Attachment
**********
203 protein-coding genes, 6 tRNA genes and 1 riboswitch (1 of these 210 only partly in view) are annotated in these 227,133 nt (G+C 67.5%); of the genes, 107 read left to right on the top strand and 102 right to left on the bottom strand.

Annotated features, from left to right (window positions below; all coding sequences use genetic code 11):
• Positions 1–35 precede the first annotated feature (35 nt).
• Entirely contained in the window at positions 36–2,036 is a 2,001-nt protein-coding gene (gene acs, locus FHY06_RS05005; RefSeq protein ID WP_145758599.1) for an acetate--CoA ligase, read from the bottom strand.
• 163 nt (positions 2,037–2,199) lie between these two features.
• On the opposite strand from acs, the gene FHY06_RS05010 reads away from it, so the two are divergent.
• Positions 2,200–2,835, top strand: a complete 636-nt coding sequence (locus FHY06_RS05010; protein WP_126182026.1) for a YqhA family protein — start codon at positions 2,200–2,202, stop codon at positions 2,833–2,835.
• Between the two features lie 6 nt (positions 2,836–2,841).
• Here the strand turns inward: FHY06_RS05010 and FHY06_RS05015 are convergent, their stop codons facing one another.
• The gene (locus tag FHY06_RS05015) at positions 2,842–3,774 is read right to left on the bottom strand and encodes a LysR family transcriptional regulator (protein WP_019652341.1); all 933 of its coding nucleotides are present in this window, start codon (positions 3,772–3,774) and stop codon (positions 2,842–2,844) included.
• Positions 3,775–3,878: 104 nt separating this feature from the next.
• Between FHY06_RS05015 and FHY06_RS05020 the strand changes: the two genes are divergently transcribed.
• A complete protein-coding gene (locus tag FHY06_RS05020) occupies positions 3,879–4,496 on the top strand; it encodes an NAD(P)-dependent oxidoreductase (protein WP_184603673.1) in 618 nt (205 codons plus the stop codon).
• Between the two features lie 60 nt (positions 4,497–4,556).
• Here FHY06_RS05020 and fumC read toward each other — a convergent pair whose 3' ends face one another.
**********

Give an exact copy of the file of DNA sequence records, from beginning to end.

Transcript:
203 protein-coding genes, 6 tRNA genes and 1 riboswitch (1 of these 210 only partly in view) are annotated in these 227,133 nt (G+C 67.5%); of the genes, 107 read left to right on the top strand and 102 right to left on the bottom strand.

Annotated features, from left to right (window positions below; all coding sequences use genetic code 11):
• Positions 1–35 precede the first annotated feature (35 nt).
• Entirely contained in the window at positions 36–2,036 is a 2,001-nt protein-coding gene (gene acs, locus FHY06_RS05005; RefSeq protein ID WP_145758599.1) for an acetate--CoA ligase, read from the bottom strand.
• 163 nt (positions 2,037–2,199) lie between these two features.
• On the opposite strand from acs, the gene FHY06_RS05010 reads away from it, so the two are divergent.
• Positions 2,200–2,835, top strand: a complete 636-nt coding sequence (locus FHY06_RS05010; protein WP_126182026.1) for a YqhA family protein — start codon at positions 2,200–2,202, stop codon at positions 2,833–2,835.
• Between the two features lie 6 nt (positions 2,836–2,841).
• Here the strand turns inward: FHY06_RS05010 and FHY06_RS05015 are convergent, their stop codons facing one another.
• The gene (locus tag FHY06_RS05015) at positions 2,842–3,774 is read right to left on the bottom strand and encodes a LysR family transcriptional regulator (protein WP_019652341.1); all 933 of its coding nucleotides are present in this window, start codon (positions 3,772–3,774) and stop codon (positions 2,842–2,844) included.
• Positions 3,775–3,878: 104 nt separating this feature from the next.
• Between FHY06_RS05015 and FHY06_RS05020 the strand changes: the two genes are divergently transcribed.
• A complete protein-coding gene (locus tag FHY06_RS05020) occupies positions 3,879–4,496 on the top strand; it encodes an NAD(P)-dependent oxidoreductase (protein WP_184603673.1) in 618 nt (205 codons plus the stop codon).
• Between the two features lie 60 nt (positions 4,497–4,556).
• Here FHY06_RS05020 and fumC read toward each other — a convergent pair whose 3' ends face one another.